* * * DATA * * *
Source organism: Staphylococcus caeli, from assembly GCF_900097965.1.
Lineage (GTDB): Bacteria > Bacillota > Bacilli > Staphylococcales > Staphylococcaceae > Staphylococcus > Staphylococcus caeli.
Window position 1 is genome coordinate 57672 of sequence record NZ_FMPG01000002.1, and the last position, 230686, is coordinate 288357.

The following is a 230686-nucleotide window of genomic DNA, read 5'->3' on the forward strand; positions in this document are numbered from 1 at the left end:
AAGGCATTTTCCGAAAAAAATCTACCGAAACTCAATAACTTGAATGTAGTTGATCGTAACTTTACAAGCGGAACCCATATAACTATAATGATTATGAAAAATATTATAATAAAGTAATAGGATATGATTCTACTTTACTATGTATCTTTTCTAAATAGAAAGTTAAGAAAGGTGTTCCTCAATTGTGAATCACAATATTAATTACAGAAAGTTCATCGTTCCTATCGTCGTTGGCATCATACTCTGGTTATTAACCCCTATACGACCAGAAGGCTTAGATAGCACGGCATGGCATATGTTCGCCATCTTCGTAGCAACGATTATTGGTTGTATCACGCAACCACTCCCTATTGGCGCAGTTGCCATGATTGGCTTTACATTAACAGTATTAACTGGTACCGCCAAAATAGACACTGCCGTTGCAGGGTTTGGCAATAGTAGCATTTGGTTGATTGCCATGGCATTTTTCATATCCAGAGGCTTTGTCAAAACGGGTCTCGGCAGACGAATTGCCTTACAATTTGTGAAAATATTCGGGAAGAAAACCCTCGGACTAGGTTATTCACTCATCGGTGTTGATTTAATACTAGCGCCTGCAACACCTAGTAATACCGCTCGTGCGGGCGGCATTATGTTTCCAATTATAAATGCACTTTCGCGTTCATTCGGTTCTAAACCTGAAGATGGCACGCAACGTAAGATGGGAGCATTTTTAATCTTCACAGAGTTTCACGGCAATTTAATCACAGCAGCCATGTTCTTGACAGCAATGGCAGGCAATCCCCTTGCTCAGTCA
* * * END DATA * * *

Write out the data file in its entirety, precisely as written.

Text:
Source organism: Staphylococcus caeli, from assembly GCF_900097965.1.
Lineage (GTDB): Bacteria > Bacillota > Bacilli > Staphylococcales > Staphylococcaceae > Staphylococcus > Staphylococcus caeli.
Window position 1 is genome coordinate 57672 of sequence record NZ_FMPG01000002.1, and the last position, 230686, is coordinate 288357.

The following is a 230686-nucleotide window of genomic DNA, read 5'->3' on the forward strand; positions in this document are numbered from 1 at the left end:
AAGGCATTTTCCGAAAAAAATCTACCGAAACTCAATAACTTGAATGTAGTTGATCGTAACTTTACAAGCGGAACCCATATAACTATAATGATTATGAAAAATATTATAATAAAGTAATAGGATATGATTCTACTTTACTATGTATCTTTTCTAAATAGAAAGTTAAGAAAGGTGTTCCTCAATTGTGAATCACAATATTAATTACAGAAAGTTCATCGTTCCTATCGTCGTTGGCATCATACTCTGGTTATTAACCCCTATACGACCAGAAGGCTTAGATAGCACGGCATGGCATATGTTCGCCATCTTCGTAGCAACGATTATTGGTTGTATCACGCAACCACTCCCTATTGGCGCAGTTGCCATGATTGGCTTTACATTAACAGTATTAACTGGTACCGCCAAAATAGACACTGCCGTTGCAGGGTTTGGCAATAGTAGCATTTGGTTGATTGCCATGGCATTTTTCATATCCAGAGGCTTTGTCAAAACGGGTCTCGGCAGACGAATTGCCTTACAATTTGTGAAAATATTCGGGAAGAAAACCCTCGGACTAGGTTATTCACTCATCGGTGTTGATTTAATACTAGCGCCTGCAACACCTAGTAATACCGCTCGTGCGGGCGGCATTATGTTTCCAATTATAAATGCACTTTCGCGTTCATTCGGTTCTAAACCTGAAGATGGCACGCAACGTAAGATGGGAGCATTTTTAATCTTCACAGAGTTTCACGGCAATTTAATCACAGCAGCCATGTTCTTGACAGCAATGGCAGGCAATCCCCTTGCTCAGTCA